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Sum: Forty Tales from the Afterlives

by

Sum: Forty Tales from the Afterlives Cover

ISBN13: 9780307377340
ISBN10: 0307377342
Condition: Standard
Dustjacket: Standard
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Synopses & Reviews

Publisher Comments:

SUM is a dazzling exploration of funny and unexpected afterlives that have never been considered-each presented as a vignette that offers us a stunning lens through which to see ourselves here and now.

In one afterlife you may find that God is the size of a microbe and is unaware of your existence. In another, your creators are a species of dim-witted creatures who built us to figure out what they could not. In a different version of the afterlife you work as a background character in other peoples dreams. Or you may find that God is a married couple struggling with discontent, or that the afterlife contains only those people whom you remember, or that the hereafter includes the thousands of previous gods who no longer attract followers. In some afterlives you are split into your different ages; in some you are forced to live with annoying versions of yourself that represent what you could have been; in others you are re-created from your credit card records and Internet history. David Eagleman proposes many versions of our purpose here; we are mobile robots for cosmic mapmakers, we are reunions for a scattered confederacy of atoms, we are experimental subjects for gods trying to understand what makes couples stick together.

These wonderfully imagined tale-at once funny, wistful, and unsettling-are rooted in science and romance and awe at our mysterious existence: a mixture of death, hope, computers, immortality, love, biology, and desire that exposes radiant new facets of our humanity.

Review:

"A clever little book by a neuroscientist translates lofty concepts of infinity and death into accessible human terms. What happens after we die? Eagleman wonders in each of these brief, evocative segments. Are we consigned to replay a lifetime's worth of accumulated acts, as he suggests in 'Sum,' spending six days clipping your nails or six weeks waiting for a green light? Is heaven a bureaucracy, as in 'Reins,' where God has lost control of the workload? Will we download our consciousnesses into a computer to live in a virtual world, as suggested in 'Great Expectations,' where 'God exists after all and has gone through great trouble and expense to construct an afterlife for us'? Or is God actually the size of a bacterium, battling good and evil on the 'battlefield of surface proteins,' and thus unaware of humans, who are merely the 'nutritional substrate'? Mostly, the author underscores in 'Will-'o-the-Wisp,' humans desperately want to matter, and in afterlife search out the 'ripples left in our wake.' Eagleman's turned out a well-executed and thought-provoking book." Publishers Weekly (Starred Review) (Copyright Reed Business Information, Inc.)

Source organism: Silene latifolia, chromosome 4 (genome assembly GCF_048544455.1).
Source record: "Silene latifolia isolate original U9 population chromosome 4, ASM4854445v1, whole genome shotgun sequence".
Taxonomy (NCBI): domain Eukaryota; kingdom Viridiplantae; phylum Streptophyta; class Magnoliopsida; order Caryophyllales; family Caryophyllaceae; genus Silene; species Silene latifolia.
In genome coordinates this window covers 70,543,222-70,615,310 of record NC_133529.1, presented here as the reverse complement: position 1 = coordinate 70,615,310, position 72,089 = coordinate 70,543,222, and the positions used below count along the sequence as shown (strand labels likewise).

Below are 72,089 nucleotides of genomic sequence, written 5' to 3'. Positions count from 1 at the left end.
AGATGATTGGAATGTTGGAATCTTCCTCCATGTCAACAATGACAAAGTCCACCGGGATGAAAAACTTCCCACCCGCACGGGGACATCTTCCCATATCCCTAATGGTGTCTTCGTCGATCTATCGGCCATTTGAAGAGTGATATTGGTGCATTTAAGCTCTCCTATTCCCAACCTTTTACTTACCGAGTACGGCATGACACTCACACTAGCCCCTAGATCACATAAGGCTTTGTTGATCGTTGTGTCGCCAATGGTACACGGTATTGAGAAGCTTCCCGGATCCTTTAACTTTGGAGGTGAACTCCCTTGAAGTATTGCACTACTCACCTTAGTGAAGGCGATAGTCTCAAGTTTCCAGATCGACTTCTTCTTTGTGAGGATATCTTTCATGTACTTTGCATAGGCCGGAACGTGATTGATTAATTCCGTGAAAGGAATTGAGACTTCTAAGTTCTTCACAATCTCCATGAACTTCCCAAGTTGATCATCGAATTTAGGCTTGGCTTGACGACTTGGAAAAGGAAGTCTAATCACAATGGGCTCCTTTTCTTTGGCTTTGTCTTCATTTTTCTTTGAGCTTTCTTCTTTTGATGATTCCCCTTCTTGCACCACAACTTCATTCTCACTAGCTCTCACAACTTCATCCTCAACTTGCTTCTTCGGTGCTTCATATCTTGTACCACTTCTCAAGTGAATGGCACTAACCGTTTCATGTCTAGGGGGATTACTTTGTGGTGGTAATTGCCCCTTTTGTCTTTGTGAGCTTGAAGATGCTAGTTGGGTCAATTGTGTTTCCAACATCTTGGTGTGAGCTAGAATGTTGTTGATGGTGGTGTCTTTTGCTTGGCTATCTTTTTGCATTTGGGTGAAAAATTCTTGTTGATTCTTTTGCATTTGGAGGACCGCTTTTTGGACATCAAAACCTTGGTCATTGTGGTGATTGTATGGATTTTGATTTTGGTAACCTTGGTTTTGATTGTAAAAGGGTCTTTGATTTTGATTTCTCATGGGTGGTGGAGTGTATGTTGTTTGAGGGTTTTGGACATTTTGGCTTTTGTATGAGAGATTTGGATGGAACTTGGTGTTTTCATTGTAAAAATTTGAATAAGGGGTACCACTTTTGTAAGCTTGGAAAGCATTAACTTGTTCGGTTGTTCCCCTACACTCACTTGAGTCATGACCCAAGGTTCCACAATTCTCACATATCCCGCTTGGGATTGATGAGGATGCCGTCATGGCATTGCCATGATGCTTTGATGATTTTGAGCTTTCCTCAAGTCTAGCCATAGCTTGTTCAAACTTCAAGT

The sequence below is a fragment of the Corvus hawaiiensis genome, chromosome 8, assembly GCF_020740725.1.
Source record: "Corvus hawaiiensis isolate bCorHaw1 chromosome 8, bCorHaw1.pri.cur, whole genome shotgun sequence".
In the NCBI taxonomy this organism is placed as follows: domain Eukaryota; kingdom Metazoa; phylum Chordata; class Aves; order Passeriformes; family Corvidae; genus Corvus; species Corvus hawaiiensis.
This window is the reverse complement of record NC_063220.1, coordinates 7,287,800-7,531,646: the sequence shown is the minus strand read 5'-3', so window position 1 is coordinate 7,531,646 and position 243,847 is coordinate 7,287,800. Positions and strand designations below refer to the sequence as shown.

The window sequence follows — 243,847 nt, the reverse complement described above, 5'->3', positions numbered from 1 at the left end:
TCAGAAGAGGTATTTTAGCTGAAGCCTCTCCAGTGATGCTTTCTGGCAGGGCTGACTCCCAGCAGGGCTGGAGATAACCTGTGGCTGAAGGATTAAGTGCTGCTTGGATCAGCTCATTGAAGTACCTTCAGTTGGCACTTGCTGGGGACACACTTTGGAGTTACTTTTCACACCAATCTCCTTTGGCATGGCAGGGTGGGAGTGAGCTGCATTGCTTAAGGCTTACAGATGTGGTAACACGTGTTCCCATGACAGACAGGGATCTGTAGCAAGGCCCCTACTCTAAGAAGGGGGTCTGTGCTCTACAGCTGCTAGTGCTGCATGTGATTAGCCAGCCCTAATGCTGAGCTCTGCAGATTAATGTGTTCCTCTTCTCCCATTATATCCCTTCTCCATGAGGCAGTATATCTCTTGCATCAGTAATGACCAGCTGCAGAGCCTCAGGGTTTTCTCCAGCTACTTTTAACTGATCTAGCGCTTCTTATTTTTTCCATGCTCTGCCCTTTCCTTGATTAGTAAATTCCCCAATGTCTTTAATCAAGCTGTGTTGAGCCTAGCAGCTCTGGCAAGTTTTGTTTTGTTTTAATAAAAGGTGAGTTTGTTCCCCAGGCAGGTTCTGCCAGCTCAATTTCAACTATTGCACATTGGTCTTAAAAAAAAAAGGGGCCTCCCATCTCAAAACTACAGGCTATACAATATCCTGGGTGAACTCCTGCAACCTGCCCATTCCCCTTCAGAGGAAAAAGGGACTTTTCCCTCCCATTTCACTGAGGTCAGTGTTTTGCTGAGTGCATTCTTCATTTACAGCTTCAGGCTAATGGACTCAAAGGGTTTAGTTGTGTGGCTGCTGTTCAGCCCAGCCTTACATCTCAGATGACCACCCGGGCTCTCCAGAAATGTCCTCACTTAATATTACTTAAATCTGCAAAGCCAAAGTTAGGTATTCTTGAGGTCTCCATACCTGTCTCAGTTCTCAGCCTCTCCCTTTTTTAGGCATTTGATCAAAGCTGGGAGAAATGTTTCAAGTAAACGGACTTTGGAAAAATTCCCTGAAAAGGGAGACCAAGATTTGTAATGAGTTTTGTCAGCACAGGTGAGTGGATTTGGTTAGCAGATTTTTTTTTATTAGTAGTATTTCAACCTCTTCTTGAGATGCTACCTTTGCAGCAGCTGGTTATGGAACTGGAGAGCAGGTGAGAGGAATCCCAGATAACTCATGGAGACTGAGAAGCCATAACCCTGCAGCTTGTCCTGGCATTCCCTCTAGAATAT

Synopsis:

A dazzling work of fiction, these brief vignettes present a stunning array ofpossible worlds awaiting each person in the afterlife.

About the Author

DAVID EAGLEMAN grew up in New Mexico. As an undergraduate he majored in British and American Literature before earning his PhD in Neuroscience. He heads the Laboratory for Perception and Action at Baylor College of Medicine, and is founder and director of the Initiative on Neuroscience and Law. At night he writes fiction.

What Our Readers Are Saying

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Average customer rating based on 3 comments:

Fred Francis, November 19, 2009 (view all comments by Fred Francis)
These forty short stories speculate the forms an afterlife might take. They are conceptual, thought-provoking, quirky, and often quite poetic. In length they remind me of Etgar Keret's stories, but in tone they conjure up hints of Italo Calvino's works. I enjoyed the brevity of the tales, and I think the author David Eagleman has a style that is both lyrical and compact, but I couldn't help but wonder how much more resonance some of the stories might achieve if their concepts had been expanded. This is all to say that I would happily read more of his work, and I hope that he attempts something in a longer form, because I thoroughly enjoyed these tales.
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(1 of 2 readers found this comment helpful)
mhartford, April 14, 2009 (view all comments by mhartford)
In the afterlife, you will populate the dreams of the living, as others who have moved on to the next stage of death populate yours; you will meet old gods, bereft of their worshipers, reduced to a deathless, homeless nomadism; you will be a series of e-mail autoresponders and cron jobs, maintaining the web of human relationships long after the last human being has returned to dust.